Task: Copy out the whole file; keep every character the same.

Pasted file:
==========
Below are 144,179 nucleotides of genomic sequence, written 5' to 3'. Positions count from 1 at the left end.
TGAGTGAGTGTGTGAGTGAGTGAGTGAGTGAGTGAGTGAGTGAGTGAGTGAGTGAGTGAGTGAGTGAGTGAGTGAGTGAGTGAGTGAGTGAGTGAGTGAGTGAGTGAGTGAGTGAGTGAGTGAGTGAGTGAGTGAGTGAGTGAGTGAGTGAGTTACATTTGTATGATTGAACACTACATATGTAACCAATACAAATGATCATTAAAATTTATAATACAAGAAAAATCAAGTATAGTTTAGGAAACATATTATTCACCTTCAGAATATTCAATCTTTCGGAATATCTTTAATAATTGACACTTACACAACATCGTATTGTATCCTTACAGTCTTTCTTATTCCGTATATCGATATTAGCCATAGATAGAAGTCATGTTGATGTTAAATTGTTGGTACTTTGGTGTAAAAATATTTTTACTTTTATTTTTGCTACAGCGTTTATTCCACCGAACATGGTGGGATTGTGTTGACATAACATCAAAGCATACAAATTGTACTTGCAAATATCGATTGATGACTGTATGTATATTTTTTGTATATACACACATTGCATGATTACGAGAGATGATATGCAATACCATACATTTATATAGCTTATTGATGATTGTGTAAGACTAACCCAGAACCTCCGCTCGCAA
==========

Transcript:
Below are 144,179 nucleotides of genomic sequence, written 5' to 3'. Positions count from 1 at the left end.
TGAGTGAGTGTGTGAGTGAGTGAGTGAGTGAGTGAGTGAGTGAGTGAGTGAGTGAGTGAGTGAGTGAGTGAGTGAGTGAGTGAGTGAGTGAGTGAGTGAGTGAGTGAGTGAGTGAGTGAGTGAGTGAGTGAGTGAGTGAGTGAGTGAGTGAGTTACATTTGTATGATTGAACACTACATATGTAACCAATACAAATGATCATTAAAATTTATAATACAAGAAAAATCAAGTATAGTTTAGGAAACATATTATTCACCTTCAGAATATTCAATCTTTCGGAATATCTTTAATAATTGACACTTACACAACATCGTATTGTATCCTTACAGTCTTTCTTATTCCGTATATCGATATTAGCCATAGATAGAAGTCATGTTGATGTTAAATTGTTGGTACTTTGGTGTAAAAATATTTTTACTTTTATTTTTGCTACAGCGTTTATTCCACCGAACATGGTGGGATTGTGTTGACATAACATCAAAGCATACAAATTGTACTTGCAAATATCGATTGATGACTGTATGTATATTTTTTGTATATACACACATTGCATGATTACGAGAGATGATATGCAATACCATACATTTATATAGCTTATTGATGATTGTGTAAGACTAACCCAGAACCTCCGCTCGCAA